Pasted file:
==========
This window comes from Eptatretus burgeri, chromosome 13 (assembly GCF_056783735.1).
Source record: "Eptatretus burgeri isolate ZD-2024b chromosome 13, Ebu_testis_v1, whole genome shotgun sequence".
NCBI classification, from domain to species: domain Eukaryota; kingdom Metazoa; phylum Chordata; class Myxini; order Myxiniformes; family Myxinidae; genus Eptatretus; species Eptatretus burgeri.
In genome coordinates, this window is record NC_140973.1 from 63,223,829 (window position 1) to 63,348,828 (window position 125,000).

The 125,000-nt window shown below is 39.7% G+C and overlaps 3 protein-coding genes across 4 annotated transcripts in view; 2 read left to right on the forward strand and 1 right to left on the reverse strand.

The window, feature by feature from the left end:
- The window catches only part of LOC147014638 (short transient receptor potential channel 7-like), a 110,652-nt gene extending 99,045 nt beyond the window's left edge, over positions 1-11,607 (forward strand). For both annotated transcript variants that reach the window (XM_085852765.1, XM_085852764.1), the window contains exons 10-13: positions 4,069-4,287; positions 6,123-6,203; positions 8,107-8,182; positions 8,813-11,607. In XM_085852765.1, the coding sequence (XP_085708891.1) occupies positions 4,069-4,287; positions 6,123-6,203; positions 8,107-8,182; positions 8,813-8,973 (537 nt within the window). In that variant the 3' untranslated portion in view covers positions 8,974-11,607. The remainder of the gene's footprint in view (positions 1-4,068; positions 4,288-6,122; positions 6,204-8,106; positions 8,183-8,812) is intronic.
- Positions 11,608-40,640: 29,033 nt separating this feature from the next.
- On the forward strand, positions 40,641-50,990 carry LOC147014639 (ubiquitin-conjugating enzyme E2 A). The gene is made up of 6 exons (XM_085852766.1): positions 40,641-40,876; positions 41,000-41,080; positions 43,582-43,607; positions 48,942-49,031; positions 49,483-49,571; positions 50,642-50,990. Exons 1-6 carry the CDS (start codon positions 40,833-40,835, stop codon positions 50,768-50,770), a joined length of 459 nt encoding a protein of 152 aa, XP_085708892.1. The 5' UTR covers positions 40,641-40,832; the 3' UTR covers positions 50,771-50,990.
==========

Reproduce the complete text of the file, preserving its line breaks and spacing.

This window comes from Eptatretus burgeri, chromosome 13 (assembly GCF_056783735.1).
Source record: "Eptatretus burgeri isolate ZD-2024b chromosome 13, Ebu_testis_v1, whole genome shotgun sequence".
NCBI classification, from domain to species: domain Eukaryota; kingdom Metazoa; phylum Chordata; class Myxini; order Myxiniformes; family Myxinidae; genus Eptatretus; species Eptatretus burgeri.
In genome coordinates, this window is record NC_140973.1 from 63,223,829 (window position 1) to 63,348,828 (window position 125,000).

The 125,000-nt window shown below is 39.7% G+C and overlaps 3 protein-coding genes across 4 annotated transcripts in view; 2 read left to right on the forward strand and 1 right to left on the reverse strand.

The window, feature by feature from the left end:
- The window catches only part of LOC147014638 (short transient receptor potential channel 7-like), a 110,652-nt gene extending 99,045 nt beyond the window's left edge, over positions 1-11,607 (forward strand). For both annotated transcript variants that reach the window (XM_085852765.1, XM_085852764.1), the window contains exons 10-13: positions 4,069-4,287; positions 6,123-6,203; positions 8,107-8,182; positions 8,813-11,607. In XM_085852765.1, the coding sequence (XP_085708891.1) occupies positions 4,069-4,287; positions 6,123-6,203; positions 8,107-8,182; positions 8,813-8,973 (537 nt within the window). In that variant the 3' untranslated portion in view covers positions 8,974-11,607. The remainder of the gene's footprint in view (positions 1-4,068; positions 4,288-6,122; positions 6,204-8,106; positions 8,183-8,812) is intronic.
- Positions 11,608-40,640: 29,033 nt separating this feature from the next.
- On the forward strand, positions 40,641-50,990 carry LOC147014639 (ubiquitin-conjugating enzyme E2 A). The gene is made up of 6 exons (XM_085852766.1): positions 40,641-40,876; positions 41,000-41,080; positions 43,582-43,607; positions 48,942-49,031; positions 49,483-49,571; positions 50,642-50,990. Exons 1-6 carry the CDS (start codon positions 40,833-40,835, stop codon positions 50,768-50,770), a joined length of 459 nt encoding a protein of 152 aa, XP_085708892.1. The 5' UTR covers positions 40,641-40,832; the 3' UTR covers positions 50,771-50,990.